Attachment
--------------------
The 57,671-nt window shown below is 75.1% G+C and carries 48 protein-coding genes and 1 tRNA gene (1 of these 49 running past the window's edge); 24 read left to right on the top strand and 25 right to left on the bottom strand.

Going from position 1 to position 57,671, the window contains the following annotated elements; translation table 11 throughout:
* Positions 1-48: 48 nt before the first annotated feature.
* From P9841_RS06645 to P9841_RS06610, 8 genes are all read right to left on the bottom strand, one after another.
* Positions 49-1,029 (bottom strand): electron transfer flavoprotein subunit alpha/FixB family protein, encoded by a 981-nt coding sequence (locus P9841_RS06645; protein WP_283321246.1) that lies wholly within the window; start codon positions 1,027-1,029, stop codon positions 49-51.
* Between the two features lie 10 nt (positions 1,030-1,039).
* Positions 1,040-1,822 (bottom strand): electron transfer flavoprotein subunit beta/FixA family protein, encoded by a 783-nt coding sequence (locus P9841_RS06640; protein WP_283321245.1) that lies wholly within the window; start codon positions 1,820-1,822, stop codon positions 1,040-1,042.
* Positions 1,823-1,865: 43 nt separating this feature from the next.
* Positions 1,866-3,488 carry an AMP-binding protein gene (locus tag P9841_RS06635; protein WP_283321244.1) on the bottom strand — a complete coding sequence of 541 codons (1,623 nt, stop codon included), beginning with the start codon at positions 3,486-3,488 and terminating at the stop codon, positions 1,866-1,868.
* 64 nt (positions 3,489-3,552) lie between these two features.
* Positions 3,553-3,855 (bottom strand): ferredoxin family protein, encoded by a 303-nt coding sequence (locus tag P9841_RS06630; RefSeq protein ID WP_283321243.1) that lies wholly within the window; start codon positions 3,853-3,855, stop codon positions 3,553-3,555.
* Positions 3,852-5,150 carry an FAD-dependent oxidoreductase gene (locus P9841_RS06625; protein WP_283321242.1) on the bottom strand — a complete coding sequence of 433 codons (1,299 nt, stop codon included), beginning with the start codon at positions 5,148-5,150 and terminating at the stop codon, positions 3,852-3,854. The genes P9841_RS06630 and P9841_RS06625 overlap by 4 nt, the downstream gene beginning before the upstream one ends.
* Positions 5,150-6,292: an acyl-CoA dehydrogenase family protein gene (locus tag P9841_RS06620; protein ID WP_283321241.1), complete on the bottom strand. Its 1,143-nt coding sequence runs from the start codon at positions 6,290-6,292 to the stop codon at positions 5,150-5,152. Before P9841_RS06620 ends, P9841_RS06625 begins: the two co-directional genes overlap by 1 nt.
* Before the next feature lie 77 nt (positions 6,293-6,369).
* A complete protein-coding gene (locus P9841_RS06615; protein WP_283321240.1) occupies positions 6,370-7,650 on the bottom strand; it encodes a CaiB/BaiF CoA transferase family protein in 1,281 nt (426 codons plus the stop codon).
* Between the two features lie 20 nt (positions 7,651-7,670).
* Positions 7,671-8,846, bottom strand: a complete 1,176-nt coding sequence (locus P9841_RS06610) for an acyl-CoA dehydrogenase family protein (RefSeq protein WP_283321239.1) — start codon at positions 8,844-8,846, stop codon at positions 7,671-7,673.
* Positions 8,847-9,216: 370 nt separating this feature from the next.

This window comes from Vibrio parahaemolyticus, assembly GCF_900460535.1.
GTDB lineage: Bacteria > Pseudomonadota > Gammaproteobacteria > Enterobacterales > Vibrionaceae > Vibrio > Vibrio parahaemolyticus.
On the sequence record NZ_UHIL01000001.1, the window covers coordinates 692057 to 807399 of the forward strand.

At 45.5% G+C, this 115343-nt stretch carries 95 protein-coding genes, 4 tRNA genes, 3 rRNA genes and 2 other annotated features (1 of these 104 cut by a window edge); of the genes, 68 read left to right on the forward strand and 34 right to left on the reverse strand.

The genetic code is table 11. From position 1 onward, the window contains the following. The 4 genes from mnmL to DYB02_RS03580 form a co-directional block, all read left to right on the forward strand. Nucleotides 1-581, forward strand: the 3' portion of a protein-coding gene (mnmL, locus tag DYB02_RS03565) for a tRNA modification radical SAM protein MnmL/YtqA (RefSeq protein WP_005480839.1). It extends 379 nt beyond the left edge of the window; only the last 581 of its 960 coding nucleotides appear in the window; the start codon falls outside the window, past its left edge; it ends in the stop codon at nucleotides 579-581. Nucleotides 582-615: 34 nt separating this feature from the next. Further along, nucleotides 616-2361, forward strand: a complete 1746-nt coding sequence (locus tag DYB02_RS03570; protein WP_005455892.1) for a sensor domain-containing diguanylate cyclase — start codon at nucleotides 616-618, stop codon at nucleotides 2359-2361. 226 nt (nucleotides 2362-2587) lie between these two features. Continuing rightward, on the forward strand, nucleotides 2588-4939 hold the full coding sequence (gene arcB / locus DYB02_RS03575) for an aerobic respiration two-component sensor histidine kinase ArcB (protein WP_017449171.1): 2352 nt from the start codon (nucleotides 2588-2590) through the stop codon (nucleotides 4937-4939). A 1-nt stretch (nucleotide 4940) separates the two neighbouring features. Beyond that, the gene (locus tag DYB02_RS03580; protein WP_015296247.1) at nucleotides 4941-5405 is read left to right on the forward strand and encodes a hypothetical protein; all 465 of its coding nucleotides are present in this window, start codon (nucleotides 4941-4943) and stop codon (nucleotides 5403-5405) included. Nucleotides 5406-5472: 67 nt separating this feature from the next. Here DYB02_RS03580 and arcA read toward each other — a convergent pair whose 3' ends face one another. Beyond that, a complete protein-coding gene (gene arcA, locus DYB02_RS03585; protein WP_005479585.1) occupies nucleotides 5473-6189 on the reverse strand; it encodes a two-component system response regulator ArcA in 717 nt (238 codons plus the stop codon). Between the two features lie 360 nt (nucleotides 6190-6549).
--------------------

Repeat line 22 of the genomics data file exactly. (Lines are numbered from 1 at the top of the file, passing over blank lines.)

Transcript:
At 45.5% G+C, this 115343-nt stretch carries 95 protein-coding genes, 4 tRNA genes, 3 rRNA genes and 2 other annotated features (1 of these 104 cut by a window edge); of the genes, 68 read left to right on the forward strand and 34 right to left on the reverse strand.